A special court trying the Rs 66 crore disproportionate asset case against Tamil Nadu Chief Minister Jayalalithaa on Tuesday adjourned the recording of the statement of Sasikala Natarajan, second accused in the case till December 8.
Judge B M Mallikarjunaiah adjourned the trial after rejecting an application by Sasikala’s counsel Santhana Gopalan, seeking eight weeks to record her statement under Sec 313 CrPC (power to examine the accused) as she neither knew English nor Kannada and was conversant only in Tamil.
The court also rejected another application by senior counsel B Kumar that a translated version of the questions in Tamil be kept ready for Sasikala to answer on that day and that her statements be recorded in Tamil.
The judge directed advocate Harish, who had earlier assisted the court for translating statements of witnesses, to be the translator for Sasikala and be present on December 8 to translate her statement.
The court earlier allowed an application by Mr. Gopalan, seeking exemption of Ms. Sasikala from personal appearance and directed that she be present on December 8.
In their applications, counsels submitted that charges against Ms. Sasikala were way back in 1997 and that since the evidence itself ran to over 3,000 pages, she needed to be prepared to answer the questions put to her by the court.
Since Tamil was the only language she was conversant with, the court has to grant her the right to understand and answer the questions in the language known to her, they said.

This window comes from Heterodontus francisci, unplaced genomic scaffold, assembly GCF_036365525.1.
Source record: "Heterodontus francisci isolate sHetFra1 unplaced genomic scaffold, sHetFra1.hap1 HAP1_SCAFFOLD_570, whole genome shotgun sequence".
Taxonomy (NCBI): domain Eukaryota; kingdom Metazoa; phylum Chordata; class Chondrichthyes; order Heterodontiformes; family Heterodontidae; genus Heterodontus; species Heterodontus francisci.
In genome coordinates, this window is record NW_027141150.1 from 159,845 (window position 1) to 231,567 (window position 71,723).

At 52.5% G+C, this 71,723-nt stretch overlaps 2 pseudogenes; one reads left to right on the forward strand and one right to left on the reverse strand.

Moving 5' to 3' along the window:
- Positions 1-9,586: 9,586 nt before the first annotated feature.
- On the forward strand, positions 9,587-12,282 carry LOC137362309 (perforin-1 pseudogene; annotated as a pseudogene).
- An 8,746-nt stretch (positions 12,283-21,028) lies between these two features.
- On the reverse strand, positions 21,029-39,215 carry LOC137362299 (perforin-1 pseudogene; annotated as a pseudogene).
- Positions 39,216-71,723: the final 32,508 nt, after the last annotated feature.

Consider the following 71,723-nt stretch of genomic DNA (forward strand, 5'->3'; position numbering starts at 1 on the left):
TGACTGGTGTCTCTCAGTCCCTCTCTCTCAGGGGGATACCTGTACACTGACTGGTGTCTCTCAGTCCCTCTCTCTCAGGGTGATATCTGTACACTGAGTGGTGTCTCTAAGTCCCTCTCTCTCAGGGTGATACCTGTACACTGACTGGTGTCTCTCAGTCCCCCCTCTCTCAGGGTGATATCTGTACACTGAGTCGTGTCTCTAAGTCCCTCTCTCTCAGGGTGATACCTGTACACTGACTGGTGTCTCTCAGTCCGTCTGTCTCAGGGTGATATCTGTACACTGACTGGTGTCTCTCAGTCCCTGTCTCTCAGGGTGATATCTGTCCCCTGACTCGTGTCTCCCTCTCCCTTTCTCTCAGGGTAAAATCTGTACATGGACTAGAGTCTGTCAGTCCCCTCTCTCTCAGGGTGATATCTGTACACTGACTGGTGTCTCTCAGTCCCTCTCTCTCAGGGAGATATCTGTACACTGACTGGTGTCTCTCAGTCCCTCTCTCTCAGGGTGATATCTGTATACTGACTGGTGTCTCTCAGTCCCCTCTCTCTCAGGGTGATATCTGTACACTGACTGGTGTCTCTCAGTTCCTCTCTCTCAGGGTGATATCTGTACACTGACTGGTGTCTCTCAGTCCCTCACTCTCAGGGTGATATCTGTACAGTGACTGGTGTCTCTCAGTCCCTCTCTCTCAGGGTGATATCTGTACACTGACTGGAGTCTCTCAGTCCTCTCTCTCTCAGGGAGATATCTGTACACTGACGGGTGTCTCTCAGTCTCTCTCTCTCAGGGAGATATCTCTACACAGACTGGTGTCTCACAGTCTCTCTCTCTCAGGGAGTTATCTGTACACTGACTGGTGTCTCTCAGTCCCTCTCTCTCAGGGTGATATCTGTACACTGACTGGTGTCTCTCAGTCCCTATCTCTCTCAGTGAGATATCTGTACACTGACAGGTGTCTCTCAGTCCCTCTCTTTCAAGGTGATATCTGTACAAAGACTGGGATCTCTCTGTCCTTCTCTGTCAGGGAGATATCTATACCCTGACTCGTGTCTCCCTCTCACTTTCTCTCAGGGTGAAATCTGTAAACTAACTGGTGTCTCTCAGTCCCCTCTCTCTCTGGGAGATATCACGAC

Mr. Kumar submitted that literal translation of a question from English to Tamil “is not possible. In Tamil, translation is done backwards and it will only save time if the translated questions in Tamil are kept ready for the accused to answer in Tamil which can be recorded and then translated”.
The court rejected a suggestion by defence counsel that the assistance of some of the official translators available in Chennai be sought for Ms. Sasikala.
Opposing the applications by the counsels, special public prosecutor B V Acharya termed these as “lame excuses only to seek adjournment and delay” the proceedings.
“There is no precedent when long after prosecution has closed the case, the accused seeks time to record the statement,” Mr. Acharya, also the state Advocate General, said.
Citing examples of languages like Tulu which do not have a script, he pointed out that in such cases, questions are translated in that language and the statement of the accused then translated back into English during the trial itself.
He also urged the court to post the case not later than December 5 for recording Mr. Sasikala’s statement.